output = phantom.args[1];

web page.open( web site, perform( standing ){
    if( standing !== "success" ){
        phantom.exit( 1 );
    web page.render( output + ".png" );
    phantom.exit( 0 );

Let’s create a lib listing and save this file in it. We’ll name it screenshotter.js. We will check this shortly by operating this command from our command line (in the identical listing we put in phantom): ./node_modules/.bin/phantomjs lib/screenshotter.js https://www.google.com google. This could create a file in the identical listing named google.png.

Now that we now have a PhantomJS script, let’s work on making this run from Node. PhantomJS is a very totally different runtime than Node, so we’d like a solution to talk. Fortunately, Node provides us a superb library named child_process and particularly, a way from that library known as execFile.

If we have a look at the documentation for the execFile technique, we are able to see that it takes as much as 4 arguments. One is necessary, the opposite three are non-compulsory. The primary argument is the file or, in our case, the trail to PhantomJS. For the opposite arguments, we’ll have to go PhantomJS args (the URL and output from above), and we’ll additionally wish to embody our callback perform—so we are able to ensure we seize any output or errors from operating Phantom.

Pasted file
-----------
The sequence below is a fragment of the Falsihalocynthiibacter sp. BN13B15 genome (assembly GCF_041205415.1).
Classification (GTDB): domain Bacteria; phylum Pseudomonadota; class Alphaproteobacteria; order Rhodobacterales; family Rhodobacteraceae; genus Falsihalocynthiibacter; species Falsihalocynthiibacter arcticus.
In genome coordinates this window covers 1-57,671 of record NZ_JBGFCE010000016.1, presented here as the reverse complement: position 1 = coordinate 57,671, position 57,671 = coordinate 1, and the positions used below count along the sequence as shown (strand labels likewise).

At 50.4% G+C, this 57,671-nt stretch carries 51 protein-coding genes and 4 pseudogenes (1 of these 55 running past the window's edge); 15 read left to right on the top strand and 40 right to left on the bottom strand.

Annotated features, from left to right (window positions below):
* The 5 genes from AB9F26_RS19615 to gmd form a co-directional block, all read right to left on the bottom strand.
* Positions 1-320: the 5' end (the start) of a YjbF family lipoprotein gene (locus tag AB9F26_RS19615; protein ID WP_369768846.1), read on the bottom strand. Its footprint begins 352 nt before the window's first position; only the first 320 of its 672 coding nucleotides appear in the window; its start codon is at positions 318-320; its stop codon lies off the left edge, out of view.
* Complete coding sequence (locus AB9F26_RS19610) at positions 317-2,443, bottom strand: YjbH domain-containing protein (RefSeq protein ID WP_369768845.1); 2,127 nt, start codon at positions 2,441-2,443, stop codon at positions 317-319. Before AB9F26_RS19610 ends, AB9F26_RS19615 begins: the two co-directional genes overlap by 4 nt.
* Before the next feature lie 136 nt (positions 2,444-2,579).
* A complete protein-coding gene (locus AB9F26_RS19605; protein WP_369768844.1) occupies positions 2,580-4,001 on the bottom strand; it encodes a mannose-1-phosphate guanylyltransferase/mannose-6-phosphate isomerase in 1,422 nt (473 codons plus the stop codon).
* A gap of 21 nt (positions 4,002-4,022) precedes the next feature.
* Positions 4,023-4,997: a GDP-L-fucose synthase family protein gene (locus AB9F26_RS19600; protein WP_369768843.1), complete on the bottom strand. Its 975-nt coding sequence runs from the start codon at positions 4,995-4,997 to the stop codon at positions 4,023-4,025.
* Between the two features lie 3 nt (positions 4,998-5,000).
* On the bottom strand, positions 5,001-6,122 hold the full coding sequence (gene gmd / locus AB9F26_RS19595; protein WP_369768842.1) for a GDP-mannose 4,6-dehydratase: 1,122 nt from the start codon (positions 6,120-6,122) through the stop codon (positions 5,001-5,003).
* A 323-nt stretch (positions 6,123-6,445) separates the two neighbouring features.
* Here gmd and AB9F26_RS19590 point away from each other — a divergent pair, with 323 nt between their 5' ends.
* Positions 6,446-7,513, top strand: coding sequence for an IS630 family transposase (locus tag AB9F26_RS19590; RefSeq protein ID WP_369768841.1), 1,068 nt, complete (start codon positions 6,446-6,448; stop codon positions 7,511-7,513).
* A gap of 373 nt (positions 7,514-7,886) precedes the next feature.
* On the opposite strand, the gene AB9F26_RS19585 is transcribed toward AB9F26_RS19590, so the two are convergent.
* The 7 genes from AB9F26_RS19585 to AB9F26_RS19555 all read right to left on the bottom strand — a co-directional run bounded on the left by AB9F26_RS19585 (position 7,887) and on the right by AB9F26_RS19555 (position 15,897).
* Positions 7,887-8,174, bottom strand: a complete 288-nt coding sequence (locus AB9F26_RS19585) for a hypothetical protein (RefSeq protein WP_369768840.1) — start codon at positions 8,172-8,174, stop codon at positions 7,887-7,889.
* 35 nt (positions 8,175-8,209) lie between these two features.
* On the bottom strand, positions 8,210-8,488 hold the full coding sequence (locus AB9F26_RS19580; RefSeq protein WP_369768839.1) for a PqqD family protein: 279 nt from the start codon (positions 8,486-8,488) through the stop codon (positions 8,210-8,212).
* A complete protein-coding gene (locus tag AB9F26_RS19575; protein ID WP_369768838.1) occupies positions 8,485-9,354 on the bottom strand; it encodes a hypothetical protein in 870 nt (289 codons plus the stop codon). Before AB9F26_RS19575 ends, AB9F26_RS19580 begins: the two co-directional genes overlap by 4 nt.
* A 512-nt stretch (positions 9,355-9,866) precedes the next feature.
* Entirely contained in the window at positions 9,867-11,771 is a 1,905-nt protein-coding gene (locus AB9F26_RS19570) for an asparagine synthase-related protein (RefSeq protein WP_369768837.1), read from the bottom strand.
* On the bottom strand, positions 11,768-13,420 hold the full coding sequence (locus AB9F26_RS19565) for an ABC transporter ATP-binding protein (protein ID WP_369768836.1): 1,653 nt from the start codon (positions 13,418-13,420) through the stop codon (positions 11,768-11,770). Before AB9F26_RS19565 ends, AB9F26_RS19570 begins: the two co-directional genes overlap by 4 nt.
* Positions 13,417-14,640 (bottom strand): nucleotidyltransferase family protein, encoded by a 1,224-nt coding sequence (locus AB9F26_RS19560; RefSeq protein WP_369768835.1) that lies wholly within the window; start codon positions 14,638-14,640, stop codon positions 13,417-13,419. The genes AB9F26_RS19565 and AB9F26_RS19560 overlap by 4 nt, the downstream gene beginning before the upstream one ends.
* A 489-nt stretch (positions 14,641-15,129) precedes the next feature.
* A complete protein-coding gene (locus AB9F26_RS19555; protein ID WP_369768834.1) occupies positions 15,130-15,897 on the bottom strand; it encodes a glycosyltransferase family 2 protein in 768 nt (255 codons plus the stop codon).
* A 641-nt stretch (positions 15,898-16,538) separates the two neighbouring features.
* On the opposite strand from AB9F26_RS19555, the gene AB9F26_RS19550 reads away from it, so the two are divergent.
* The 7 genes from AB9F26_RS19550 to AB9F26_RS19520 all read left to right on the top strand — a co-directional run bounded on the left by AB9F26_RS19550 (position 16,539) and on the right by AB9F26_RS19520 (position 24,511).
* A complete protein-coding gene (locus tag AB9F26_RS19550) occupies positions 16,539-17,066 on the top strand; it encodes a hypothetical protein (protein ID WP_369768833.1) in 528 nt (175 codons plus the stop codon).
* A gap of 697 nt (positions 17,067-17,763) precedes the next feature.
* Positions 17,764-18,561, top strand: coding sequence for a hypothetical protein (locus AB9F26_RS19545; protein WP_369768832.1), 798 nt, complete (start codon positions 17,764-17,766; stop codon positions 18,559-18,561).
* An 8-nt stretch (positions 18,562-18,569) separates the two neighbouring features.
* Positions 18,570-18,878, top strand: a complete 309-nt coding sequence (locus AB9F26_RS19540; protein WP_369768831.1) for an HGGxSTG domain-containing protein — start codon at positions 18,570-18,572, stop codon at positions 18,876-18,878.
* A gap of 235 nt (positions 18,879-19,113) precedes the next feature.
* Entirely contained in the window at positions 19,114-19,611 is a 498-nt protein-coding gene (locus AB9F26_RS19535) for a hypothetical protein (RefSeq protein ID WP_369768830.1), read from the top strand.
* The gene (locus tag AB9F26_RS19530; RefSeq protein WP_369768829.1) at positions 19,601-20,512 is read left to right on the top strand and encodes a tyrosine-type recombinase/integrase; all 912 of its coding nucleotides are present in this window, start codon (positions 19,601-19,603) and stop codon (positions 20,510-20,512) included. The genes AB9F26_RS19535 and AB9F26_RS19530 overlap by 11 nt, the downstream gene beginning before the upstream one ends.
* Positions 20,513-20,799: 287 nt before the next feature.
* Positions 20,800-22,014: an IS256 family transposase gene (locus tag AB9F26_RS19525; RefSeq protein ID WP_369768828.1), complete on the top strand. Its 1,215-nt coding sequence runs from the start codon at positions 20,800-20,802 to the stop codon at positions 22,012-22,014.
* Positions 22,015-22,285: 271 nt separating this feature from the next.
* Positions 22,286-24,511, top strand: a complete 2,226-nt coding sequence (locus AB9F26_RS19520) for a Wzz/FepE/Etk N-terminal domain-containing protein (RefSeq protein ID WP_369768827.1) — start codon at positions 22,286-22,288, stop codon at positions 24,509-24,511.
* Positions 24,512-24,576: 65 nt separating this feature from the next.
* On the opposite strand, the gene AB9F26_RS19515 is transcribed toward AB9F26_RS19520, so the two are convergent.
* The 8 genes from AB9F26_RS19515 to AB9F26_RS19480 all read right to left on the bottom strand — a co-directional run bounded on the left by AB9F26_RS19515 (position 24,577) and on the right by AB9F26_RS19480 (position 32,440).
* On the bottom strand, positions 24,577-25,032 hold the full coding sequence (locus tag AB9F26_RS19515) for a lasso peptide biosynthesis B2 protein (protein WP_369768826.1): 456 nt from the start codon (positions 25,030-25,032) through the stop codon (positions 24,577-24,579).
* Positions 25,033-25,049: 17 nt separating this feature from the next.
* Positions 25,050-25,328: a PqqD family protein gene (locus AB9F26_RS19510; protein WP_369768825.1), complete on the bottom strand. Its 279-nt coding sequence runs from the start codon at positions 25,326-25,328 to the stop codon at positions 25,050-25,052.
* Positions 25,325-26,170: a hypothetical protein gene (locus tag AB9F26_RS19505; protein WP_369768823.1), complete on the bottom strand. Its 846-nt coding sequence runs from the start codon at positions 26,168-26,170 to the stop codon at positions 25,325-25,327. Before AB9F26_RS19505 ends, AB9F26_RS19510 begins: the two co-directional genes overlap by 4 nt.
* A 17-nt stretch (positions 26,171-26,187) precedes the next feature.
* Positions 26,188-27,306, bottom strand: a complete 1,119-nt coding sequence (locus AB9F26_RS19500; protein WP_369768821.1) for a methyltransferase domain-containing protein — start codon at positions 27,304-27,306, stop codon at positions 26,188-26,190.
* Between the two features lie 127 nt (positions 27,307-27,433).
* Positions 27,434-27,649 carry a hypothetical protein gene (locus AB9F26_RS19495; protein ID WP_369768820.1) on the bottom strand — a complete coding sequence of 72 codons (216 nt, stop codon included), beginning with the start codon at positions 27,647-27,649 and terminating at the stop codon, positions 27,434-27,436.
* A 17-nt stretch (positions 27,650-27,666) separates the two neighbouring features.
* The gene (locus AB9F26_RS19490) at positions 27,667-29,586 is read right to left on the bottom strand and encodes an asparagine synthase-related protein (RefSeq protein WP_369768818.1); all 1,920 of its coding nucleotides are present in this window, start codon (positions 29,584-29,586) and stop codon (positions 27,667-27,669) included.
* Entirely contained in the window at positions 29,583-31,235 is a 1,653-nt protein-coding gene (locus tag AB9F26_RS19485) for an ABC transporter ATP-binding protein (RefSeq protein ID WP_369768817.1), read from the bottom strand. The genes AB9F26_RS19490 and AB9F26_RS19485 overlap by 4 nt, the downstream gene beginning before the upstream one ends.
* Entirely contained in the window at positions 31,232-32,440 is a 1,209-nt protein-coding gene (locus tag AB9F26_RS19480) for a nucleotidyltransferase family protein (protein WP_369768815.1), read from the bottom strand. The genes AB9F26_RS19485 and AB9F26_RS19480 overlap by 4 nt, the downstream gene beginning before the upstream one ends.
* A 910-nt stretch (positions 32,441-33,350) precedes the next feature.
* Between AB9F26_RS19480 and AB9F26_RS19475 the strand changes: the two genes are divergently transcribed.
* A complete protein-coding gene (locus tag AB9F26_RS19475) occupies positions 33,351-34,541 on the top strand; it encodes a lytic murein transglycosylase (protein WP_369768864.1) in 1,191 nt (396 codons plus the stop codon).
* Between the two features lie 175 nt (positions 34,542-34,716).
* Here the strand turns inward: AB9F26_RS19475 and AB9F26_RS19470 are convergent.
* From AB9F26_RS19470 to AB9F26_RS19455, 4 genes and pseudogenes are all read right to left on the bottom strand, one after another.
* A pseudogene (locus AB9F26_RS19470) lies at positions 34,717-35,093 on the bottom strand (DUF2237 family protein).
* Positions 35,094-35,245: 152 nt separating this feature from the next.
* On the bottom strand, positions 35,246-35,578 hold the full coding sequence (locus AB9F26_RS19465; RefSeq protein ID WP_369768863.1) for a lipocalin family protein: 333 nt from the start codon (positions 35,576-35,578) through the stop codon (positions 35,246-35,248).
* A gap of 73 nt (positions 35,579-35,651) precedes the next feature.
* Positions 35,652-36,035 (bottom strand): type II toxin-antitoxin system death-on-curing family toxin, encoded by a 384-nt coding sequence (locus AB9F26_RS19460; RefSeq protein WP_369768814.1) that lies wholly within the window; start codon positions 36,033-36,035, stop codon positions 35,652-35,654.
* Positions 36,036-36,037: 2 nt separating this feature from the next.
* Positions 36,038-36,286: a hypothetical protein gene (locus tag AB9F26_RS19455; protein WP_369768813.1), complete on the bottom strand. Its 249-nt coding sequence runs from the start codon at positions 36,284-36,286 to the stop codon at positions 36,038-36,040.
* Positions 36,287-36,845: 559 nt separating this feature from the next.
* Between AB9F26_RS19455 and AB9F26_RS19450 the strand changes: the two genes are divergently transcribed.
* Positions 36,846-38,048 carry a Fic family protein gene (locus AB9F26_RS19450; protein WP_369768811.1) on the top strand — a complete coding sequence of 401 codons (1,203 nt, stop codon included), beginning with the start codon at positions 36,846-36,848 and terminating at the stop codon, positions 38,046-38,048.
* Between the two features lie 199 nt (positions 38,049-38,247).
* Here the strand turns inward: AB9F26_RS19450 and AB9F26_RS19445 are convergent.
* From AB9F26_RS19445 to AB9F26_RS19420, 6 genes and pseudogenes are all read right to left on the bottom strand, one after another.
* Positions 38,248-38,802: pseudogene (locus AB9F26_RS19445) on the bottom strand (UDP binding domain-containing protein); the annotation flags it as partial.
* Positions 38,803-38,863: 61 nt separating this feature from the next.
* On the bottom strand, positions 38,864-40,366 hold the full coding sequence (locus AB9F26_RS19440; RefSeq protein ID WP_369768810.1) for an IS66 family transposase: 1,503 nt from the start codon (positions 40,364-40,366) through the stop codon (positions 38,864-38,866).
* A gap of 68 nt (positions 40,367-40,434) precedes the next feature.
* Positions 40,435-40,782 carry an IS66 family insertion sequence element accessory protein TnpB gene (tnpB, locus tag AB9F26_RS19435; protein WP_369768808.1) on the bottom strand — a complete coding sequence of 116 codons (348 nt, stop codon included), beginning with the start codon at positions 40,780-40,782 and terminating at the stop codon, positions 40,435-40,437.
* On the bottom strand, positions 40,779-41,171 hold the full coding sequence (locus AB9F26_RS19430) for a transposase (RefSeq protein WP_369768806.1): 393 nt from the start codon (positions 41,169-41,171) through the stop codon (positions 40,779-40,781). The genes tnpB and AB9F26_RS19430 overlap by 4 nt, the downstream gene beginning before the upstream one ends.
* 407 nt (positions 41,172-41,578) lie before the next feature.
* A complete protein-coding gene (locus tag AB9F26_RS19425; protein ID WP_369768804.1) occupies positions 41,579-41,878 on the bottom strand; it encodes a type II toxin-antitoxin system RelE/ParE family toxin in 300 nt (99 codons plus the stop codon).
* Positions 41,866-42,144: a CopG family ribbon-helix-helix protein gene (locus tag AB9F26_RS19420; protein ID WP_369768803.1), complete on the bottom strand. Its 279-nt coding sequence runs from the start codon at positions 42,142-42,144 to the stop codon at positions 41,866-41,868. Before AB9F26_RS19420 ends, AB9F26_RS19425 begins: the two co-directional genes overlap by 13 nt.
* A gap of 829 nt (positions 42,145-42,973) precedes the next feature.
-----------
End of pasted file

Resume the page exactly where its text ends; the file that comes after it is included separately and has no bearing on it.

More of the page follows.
var path = require( "path" );
var execFile = require( "child_process" ).execFile;
var phantomPath = require( "phantomjs" ).path;
var phantomscript = path.resolve( path.be a part of( __dirname, "screenshotter.js" ) );

exports.takeShot = perform( url, output, cb ){
    execFile( phantomPath, [
    perform( err, stdout, stderr ){
        if( err ){
            throw err;

        if( stderr ){
            console.error( stderr );

        if( stdout ){
            console.log( stdout );
        if( cb ){

Our instance code from above is written as a Node.js module. It has a perform that takes three parameters. These parameters are the identical parameters which might be used within the PhantomJS script from above and a callback perform to run when the duty has accomplished. It then calls execFile and passes it three arguments. The primary is the trail to PhantomJS. The second is an Array with the our handed in parameters. The third is our callback perform. This callback perform is named with three arguments: err, stdout, and stderr. err is the error thrown by Phantom if one thing unhealthy occurs inside that script. stderr and stdout are the usual error and normal output streams. This could give us the whole lot we have to name our script as if it’s a daily NodeJS perform, which is able to make it good for a Grunt job. Let’s put it aside in lib/shot-wrapper.js.